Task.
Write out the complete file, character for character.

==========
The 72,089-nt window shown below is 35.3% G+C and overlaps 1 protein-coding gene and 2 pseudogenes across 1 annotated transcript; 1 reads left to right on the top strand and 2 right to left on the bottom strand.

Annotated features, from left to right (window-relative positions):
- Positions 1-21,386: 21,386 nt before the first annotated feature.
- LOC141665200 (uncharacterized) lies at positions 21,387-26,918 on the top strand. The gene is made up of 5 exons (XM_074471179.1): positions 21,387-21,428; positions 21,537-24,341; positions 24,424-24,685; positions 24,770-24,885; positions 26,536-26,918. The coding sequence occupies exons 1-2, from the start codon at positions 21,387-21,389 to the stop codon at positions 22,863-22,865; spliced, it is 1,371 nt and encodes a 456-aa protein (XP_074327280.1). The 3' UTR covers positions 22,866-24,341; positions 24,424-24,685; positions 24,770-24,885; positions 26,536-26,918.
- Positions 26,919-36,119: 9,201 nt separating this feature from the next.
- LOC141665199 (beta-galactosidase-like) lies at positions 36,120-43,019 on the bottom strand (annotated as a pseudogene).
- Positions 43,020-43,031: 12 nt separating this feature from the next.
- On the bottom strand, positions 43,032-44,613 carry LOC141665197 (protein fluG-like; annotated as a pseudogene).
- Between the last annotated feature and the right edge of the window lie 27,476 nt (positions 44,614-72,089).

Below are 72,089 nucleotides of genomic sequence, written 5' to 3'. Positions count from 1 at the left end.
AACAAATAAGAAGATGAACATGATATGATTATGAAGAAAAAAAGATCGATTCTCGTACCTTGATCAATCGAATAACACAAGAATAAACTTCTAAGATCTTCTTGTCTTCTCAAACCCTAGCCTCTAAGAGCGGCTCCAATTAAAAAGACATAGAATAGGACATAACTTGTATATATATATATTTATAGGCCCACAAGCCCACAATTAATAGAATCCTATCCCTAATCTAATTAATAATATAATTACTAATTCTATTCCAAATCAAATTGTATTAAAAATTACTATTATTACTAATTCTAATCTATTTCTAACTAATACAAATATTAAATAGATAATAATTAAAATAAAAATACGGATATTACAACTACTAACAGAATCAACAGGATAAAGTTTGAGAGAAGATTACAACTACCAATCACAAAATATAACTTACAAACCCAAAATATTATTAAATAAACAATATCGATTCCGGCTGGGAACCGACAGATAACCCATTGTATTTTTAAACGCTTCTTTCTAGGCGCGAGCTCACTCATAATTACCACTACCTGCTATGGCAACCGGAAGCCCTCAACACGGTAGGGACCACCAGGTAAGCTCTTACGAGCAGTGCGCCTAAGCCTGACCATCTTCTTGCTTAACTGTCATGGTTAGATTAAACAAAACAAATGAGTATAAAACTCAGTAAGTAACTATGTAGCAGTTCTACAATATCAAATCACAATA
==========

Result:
The 72,089-nt window shown below is 35.3% G+C and overlaps 1 protein-coding gene and 2 pseudogenes across 1 annotated transcript; 1 reads left to right on the top strand and 2 right to left on the bottom strand.

Annotated features, from left to right (window-relative positions):
- Positions 1-21,386: 21,386 nt before the first annotated feature.
- LOC141665200 (uncharacterized) lies at positions 21,387-26,918 on the top strand. The gene is made up of 5 exons (XM_074471179.1): positions 21,387-21,428; positions 21,537-24,341; positions 24,424-24,685; positions 24,770-24,885; positions 26,536-26,918. The coding sequence occupies exons 1-2, from the start codon at positions 21,387-21,389 to the stop codon at positions 22,863-22,865; spliced, it is 1,371 nt and encodes a 456-aa protein (XP_074327280.1). The 3' UTR covers positions 22,866-24,341; positions 24,424-24,685; positions 24,770-24,885; positions 26,536-26,918.
- Positions 26,919-36,119: 9,201 nt separating this feature from the next.
- LOC141665199 (beta-galactosidase-like) lies at positions 36,120-43,019 on the bottom strand (annotated as a pseudogene).
- Positions 43,020-43,031: 12 nt separating this feature from the next.
- On the bottom strand, positions 43,032-44,613 carry LOC141665197 (protein fluG-like; annotated as a pseudogene).
- Between the last annotated feature and the right edge of the window lie 27,476 nt (positions 44,614-72,089).

Below are 72,089 nucleotides of genomic sequence, written 5' to 3'. Positions count from 1 at the left end.
AACAAATAAGAAGATGAACATGATATGATTATGAAGAAAAAAAGATCGATTCTCGTACCTTGATCAATCGAATAACACAAGAATAAACTTCTAAGATCTTCTTGTCTTCTCAAACCCTAGCCTCTAAGAGCGGCTCCAATTAAAAAGACATAGAATAGGACATAACTTGTATATATATATATTTATAGGCCCACAAGCCCACAATTAATAGAATCCTATCCCTAATCTAATTAATAATATAATTACTAATTCTATTCCAAATCAAATTGTATTAAAAATTACTATTATTACTAATTCTAATCTATTTCTAACTAATACAAATATTAAATAGATAATAATTAAAATAAAAATACGGATATTACAACTACTAACAGAATCAACAGGATAAAGTTTGAGAGAAGATTACAACTACCAATCACAAAATATAACTTACAAACCCAAAATATTATTAAATAAACAATATCGATTCCGGCTGGGAACCGACAGATAACCCATTGTATTTTTAAACGCTTCTTTCTAGGCGCGAGCTCACTCATAATTACCACTACCTGCTATGGCAACCGGAAGCCCTCAACACGGTAGGGACCACCAGGTAAGCTCTTACGAGCAGTGCGCCTAAGCCTGACCATCTTCTTGCTTAACTGTCATGGTTAGATTAAACAAAACAAATGAGTATAAAACTCAGTAAGTAACTATGTAGCAGTTCTACAATATCAAATCACAATA